Second, find ways to work with customers who might be struggling to make loan payments, such as offering skip-a-payment or payment deferral options (provided it can be done in a safe and sound manner). Be sure to maintain documentation on these decisions and any loan modifications, and review guidance from your regulators with respect to tracking delinquent and non-accrual loans.
Third, be vigilant against scams designed to take advantage of the climate of fear. Email, phone and website link scams using COVID-19 as a pretext to convince customers (and bankers!) to transfer funds or disclose account information are on the rise, including communications claiming to be from the FDIC.
Finally, communicate clearly with customers and assuage their financial worries. Utilize signage, social media, phone system messages and website banners to keep customers apprised of the services available to them as well as any changes to the bank’s hours or lobby availability.
Dust off those business continuity plans: While this particular situation might seem unique, scenarios like this are the reason banks are required to maintain business continuity and disaster recovery plans. Review your bank’s plans and follow any designated procedures to the extent applicable. Marshall your technology and management resources to deal with changing circumstances with as much agility as possible.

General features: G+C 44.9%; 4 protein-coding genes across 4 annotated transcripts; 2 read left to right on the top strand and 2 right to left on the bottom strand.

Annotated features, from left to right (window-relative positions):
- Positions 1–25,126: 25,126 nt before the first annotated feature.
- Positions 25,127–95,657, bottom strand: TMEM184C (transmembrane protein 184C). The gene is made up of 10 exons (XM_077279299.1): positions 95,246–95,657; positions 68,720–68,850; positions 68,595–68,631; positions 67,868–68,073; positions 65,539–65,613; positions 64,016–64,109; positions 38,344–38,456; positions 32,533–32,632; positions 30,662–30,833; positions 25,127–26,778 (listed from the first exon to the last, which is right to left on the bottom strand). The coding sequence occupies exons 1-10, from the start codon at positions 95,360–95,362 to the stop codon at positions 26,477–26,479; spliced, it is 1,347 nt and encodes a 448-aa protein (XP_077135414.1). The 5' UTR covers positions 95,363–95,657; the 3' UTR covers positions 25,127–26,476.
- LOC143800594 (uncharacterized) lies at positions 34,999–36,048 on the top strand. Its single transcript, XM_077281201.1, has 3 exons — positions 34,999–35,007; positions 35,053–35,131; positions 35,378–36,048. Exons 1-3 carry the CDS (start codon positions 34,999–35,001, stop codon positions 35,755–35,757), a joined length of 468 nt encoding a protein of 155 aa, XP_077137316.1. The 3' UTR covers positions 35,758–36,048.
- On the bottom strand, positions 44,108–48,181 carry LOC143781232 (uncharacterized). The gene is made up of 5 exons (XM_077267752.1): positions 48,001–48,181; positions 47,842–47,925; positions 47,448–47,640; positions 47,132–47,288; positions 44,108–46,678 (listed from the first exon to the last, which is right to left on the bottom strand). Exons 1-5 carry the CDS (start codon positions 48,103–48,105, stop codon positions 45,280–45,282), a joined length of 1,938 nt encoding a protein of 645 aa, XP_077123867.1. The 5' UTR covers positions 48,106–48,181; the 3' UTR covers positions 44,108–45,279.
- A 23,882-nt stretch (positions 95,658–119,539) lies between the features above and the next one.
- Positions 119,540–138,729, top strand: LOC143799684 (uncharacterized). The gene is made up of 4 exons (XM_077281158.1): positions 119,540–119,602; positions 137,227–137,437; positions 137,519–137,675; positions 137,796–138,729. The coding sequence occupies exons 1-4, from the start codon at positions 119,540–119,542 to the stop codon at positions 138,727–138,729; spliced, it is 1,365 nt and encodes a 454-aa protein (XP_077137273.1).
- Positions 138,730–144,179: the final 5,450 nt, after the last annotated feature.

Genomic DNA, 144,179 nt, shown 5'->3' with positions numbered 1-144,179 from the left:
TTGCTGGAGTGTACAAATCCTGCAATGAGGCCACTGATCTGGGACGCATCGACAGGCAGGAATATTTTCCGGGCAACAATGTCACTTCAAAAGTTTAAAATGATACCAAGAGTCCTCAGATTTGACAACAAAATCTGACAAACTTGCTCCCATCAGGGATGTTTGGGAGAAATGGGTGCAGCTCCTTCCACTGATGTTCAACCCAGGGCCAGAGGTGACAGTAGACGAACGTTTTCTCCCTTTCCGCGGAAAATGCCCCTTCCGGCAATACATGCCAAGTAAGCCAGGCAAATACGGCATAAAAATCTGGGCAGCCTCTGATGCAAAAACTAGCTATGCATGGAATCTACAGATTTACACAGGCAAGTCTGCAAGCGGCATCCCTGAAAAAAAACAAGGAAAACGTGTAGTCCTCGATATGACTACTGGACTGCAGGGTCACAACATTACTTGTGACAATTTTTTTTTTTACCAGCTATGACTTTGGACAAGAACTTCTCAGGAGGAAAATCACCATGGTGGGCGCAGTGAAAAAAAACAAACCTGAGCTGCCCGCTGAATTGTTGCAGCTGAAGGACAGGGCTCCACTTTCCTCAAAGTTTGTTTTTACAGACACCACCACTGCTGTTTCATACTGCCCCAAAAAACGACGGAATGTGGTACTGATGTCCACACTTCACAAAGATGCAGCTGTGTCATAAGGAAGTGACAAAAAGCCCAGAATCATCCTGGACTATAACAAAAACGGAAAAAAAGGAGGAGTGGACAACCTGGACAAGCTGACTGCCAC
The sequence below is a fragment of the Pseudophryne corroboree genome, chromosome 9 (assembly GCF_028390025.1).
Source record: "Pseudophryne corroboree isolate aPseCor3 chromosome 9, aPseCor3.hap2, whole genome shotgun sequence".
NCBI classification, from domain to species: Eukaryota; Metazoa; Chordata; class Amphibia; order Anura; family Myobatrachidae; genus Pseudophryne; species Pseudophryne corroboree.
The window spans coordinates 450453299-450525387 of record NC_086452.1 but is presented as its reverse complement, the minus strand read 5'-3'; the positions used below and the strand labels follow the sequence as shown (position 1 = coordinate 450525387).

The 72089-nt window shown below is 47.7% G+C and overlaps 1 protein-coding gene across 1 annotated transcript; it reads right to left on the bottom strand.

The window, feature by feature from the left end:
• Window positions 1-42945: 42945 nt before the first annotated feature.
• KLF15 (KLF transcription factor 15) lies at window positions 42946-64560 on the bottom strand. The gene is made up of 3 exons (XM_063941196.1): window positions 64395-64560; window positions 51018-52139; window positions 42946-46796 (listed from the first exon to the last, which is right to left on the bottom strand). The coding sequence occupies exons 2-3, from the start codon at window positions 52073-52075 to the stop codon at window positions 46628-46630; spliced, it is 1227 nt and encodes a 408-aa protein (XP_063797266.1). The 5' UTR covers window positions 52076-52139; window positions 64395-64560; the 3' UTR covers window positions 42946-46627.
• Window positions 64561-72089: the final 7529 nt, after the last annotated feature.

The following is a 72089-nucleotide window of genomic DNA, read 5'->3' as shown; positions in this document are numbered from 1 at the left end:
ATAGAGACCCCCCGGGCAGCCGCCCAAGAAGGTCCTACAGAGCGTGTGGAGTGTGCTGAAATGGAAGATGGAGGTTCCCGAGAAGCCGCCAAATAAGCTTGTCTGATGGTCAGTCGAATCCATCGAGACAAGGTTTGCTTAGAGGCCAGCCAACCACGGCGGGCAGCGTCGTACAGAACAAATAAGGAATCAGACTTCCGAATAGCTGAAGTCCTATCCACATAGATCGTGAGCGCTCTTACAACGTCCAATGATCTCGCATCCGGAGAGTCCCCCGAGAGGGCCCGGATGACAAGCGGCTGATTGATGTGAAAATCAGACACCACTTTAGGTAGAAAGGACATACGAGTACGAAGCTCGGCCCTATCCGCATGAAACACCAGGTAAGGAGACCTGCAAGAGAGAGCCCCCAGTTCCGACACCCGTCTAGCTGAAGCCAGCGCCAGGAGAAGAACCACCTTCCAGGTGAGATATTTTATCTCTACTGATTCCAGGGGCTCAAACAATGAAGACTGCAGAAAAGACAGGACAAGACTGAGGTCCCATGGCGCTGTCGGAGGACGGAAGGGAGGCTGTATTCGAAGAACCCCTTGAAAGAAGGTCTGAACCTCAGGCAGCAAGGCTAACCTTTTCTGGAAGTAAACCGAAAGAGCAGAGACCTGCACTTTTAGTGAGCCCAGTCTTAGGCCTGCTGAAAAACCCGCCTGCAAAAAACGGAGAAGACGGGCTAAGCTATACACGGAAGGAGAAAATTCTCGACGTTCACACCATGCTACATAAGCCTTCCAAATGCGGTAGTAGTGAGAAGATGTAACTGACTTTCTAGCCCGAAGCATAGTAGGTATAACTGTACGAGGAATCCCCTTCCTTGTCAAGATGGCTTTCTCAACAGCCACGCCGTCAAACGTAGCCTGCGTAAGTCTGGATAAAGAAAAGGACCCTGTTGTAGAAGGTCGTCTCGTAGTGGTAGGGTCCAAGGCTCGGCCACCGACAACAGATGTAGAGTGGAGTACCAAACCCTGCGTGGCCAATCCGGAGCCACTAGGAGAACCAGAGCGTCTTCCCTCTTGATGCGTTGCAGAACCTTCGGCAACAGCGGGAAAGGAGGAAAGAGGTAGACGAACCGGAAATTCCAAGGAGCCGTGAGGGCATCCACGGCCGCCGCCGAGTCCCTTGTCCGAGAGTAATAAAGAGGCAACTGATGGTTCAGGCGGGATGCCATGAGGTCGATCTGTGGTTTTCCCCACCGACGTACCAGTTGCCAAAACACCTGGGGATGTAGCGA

Restrict access to lobbies, branches: One way banks can keep their customers and employees safe is by limiting close-contact business. Banks should consider alternative service options such as limiting branch hours, closing branch lobbies and conducting banking services primarily through drive-thru lanes (approaches which the regulators have condoned). You may also want to remind your customers of the various ways they can access services without coming inside the building, by using ATMs, online banking, telephone banking, mobile applications and other digital channels.
Keep your primary regulators apprised of staffing challenges or safety issues that may require you to close a branch. In the event of a temporary closure, notify your primary regulators and customers as soon as possible. (For state-chartered banks in Minnesota, if a branch closure is to last longer than 48 consecutive hours, excluding holidays, prior approval from the Minnesota Department of Commerce is required.)